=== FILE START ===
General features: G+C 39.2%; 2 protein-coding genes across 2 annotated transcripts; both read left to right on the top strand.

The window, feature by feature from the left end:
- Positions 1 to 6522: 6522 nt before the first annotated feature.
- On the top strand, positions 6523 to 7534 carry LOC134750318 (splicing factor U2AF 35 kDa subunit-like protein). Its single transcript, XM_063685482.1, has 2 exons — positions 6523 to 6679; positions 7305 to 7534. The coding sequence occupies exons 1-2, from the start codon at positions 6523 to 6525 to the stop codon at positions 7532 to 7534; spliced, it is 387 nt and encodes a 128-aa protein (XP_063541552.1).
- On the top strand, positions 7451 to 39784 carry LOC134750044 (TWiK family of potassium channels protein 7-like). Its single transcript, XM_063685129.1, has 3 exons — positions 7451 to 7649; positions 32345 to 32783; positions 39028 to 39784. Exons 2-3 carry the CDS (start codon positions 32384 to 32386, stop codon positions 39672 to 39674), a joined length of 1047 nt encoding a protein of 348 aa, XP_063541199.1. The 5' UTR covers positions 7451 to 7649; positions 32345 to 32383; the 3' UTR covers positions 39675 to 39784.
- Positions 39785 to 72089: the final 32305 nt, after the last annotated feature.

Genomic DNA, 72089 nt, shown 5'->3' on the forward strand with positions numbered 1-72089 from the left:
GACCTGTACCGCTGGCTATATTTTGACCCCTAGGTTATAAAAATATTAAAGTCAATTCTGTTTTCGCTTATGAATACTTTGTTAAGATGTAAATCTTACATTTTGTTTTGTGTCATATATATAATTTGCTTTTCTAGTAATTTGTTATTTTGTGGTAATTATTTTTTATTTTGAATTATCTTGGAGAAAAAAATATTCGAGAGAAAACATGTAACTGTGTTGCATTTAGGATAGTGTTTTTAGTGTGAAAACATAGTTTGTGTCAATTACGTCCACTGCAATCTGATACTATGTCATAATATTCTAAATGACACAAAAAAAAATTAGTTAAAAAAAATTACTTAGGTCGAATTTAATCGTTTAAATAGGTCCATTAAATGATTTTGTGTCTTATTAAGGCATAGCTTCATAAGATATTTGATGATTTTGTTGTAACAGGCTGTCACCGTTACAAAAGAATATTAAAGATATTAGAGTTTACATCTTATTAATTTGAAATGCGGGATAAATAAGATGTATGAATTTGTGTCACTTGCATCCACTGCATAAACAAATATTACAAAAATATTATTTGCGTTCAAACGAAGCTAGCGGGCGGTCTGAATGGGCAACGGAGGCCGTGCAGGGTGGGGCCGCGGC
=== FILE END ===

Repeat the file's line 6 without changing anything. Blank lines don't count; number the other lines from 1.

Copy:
- Positions 39785 to 72089: the final 32305 nt, after the last annotated feature.